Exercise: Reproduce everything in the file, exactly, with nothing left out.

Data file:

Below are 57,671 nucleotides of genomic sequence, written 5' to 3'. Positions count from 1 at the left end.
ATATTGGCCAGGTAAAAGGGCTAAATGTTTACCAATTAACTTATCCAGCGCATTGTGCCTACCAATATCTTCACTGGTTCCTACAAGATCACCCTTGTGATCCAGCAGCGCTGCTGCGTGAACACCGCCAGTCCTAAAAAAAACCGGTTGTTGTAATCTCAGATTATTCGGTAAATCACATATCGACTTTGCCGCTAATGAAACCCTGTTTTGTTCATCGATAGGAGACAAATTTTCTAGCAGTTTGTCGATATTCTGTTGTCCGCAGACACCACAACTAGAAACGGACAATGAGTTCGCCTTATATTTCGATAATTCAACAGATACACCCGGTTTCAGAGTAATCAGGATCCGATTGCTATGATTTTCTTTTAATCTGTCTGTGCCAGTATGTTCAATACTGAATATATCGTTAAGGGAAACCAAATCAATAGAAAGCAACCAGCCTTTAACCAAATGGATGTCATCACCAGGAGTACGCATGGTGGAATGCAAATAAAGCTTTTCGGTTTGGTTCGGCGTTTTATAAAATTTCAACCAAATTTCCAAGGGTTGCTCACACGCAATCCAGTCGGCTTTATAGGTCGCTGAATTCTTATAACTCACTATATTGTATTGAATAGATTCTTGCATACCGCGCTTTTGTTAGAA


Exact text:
Below are 57,671 nucleotides of genomic sequence, written 5' to 3'. Positions count from 1 at the left end.
ATATTGGCCAGGTAAAAGGGCTAAATGTTTACCAATTAACTTATCCAGCGCATTGTGCCTACCAATATCTTCACTGGTTCCTACAAGATCACCCTTGTGATCCAGCAGCGCTGCTGCGTGAACACCGCCAGTCCTAAAAAAAACCGGTTGTTGTAATCTCAGATTATTCGGTAAATCACATATCGACTTTGCCGCTAATGAAACCCTGTTTTGTTCATCGATAGGAGACAAATTTTCTAGCAGTTTGTCGATATTCTGTTGTCCGCAGACACCACAACTAGAAACGGACAATGAGTTCGCCTTATATTTCGATAATTCAACAGATACACCCGGTTTCAGAGTAATCAGGATCCGATTGCTATGATTTTCTTTTAATCTGTCTGTGCCAGTATGTTCAATACTGAATATATCGTTAAGGGAAACCAAATCAATAGAAAGCAACCAGCCTTTAACCAAATGGATGTCATCACCAGGAGTACGCATGGTGGAATGCAAATAAAGCTTTTCGGTTTGGTTCGGCGTTTTATAAAATTTCAACCAAATTTCCAAGGGTTGCTCACACGCAATCCAGTCGGCTTTATAGGTCGCTGAATTCTTATAACTCACTATATTGTATTGAATAGATTCTTGCATACCGCGCTTTTGTTAGAA